“Between stimulus and response there is a space. In that space is our power to choose our response. In our response lies our growth and freedom.” —Viktor Frankl
This quote appeared in Brene Brown’s feeds this week and it got me thinking, along with the stories I’ve been seeing around Mental Health Awareness week.
In the Flexible Healing clinic, we see a lot of patients who are dealing with long-term pain. Of course, as a physio I get stuck in and start working around the physical problem. But I’ve found it helps to discuss a mental coaching step with them too.
For all of us, long-term pain can be really, really hard. You can feel lonely with it. The consistency of it can feel too much, making you think you can’t cope.
When I encounter people with long term pain, I ask – what do you do when the pain comes? What is your first instinct?
It’s a tough question. Because for all of us, the instinctive response is to feel distress and fear. “What do you mean, what do I do?” they say. It seems a silly question – there is nothing to do but experience the pain, surely?
I then ask: next time this happens, can you create space instead?
As Frankl says, between stimulus and response there is space. And sometimes we forget that when the stimulus is simply too consuming. So I ask: “Can you create space for yourself? To choose how you’re going to respond, and not respond from a place of complete fear?”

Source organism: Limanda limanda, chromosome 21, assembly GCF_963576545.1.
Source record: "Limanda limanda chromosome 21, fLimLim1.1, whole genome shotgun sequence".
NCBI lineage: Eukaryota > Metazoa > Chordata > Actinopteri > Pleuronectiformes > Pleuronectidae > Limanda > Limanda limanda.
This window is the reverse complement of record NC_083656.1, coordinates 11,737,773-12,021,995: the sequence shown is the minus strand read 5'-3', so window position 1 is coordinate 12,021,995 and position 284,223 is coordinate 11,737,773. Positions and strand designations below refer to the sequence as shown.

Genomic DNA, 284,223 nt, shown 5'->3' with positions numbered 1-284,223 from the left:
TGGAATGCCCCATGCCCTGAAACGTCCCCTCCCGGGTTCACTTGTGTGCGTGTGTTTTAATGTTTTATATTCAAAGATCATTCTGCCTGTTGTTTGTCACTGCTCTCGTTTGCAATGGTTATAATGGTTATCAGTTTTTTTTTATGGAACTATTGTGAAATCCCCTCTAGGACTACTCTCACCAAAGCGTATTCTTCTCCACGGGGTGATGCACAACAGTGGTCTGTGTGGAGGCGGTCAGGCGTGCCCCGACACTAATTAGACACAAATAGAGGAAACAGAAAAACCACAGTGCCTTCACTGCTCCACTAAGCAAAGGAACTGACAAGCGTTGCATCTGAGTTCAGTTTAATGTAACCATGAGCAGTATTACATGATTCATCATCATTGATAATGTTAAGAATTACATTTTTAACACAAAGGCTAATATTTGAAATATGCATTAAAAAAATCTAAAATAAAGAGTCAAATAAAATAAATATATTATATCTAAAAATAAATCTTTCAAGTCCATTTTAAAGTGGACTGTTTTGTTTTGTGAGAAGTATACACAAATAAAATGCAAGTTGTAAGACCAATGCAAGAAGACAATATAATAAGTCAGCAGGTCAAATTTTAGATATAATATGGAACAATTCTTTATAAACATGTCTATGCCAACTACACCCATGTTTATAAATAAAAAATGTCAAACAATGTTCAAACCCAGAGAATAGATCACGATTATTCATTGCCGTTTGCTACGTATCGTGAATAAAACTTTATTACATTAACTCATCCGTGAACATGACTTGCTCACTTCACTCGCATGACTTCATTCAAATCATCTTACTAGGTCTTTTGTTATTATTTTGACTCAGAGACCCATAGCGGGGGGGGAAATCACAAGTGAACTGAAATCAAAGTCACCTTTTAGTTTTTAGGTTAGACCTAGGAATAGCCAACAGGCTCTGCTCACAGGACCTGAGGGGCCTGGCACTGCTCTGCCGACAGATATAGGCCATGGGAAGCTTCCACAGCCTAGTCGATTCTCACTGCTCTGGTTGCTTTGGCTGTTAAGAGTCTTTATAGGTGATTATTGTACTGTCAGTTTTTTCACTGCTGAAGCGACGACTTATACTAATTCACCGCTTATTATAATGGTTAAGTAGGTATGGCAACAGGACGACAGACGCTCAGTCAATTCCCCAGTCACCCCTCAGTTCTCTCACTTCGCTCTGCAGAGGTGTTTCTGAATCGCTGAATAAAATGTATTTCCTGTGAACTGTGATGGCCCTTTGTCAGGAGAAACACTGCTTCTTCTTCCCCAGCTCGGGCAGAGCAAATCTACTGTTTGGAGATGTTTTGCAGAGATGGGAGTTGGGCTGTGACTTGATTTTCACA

In this space there exists a certain kind of freedom, where you can choose to move away from the distress and fear and instead experience something else.
I’m not saying this is easy. I know it’s hard. I had the good fortune to be told about this and started to practice it in my own life through NLP training.
A way to start is to ask yourself when you pause in that space: what would help me right now? Would a shower change your state? A walk outside? Think about what works for you, and if all else fails, try something research tells us helps. In Deb Dana’s book The Polyvagal Nerve in Therapy, she explains how it’s been proven that something as simple as looking at moving water has a proven calming effect on the nervous system.
Find whatever works for you to break state.
Then I advise patients to check, check, before they make a decision based on how they’re feeling when the pain rears. Is this your decision, or the pain’s? Can I wait to make it until I’m feeling better?
Sometimes when the practice is overwhelming, therapists need to do this too. So it’s not just for patients; I tell every therapist I teach in workshops to check check too!
Whilst I’m not trying to say it’s a choice to have fear or distress when it comes to pain or mental health, I believe that we have the power to claim back space from the difficulties we experience.
Whether you’re a patient in long-term pain or a therapist with a busy workload, I hope and believe this can help you on your way through our crazy little world.
Happy Mental Health Awareness Week – Sue.
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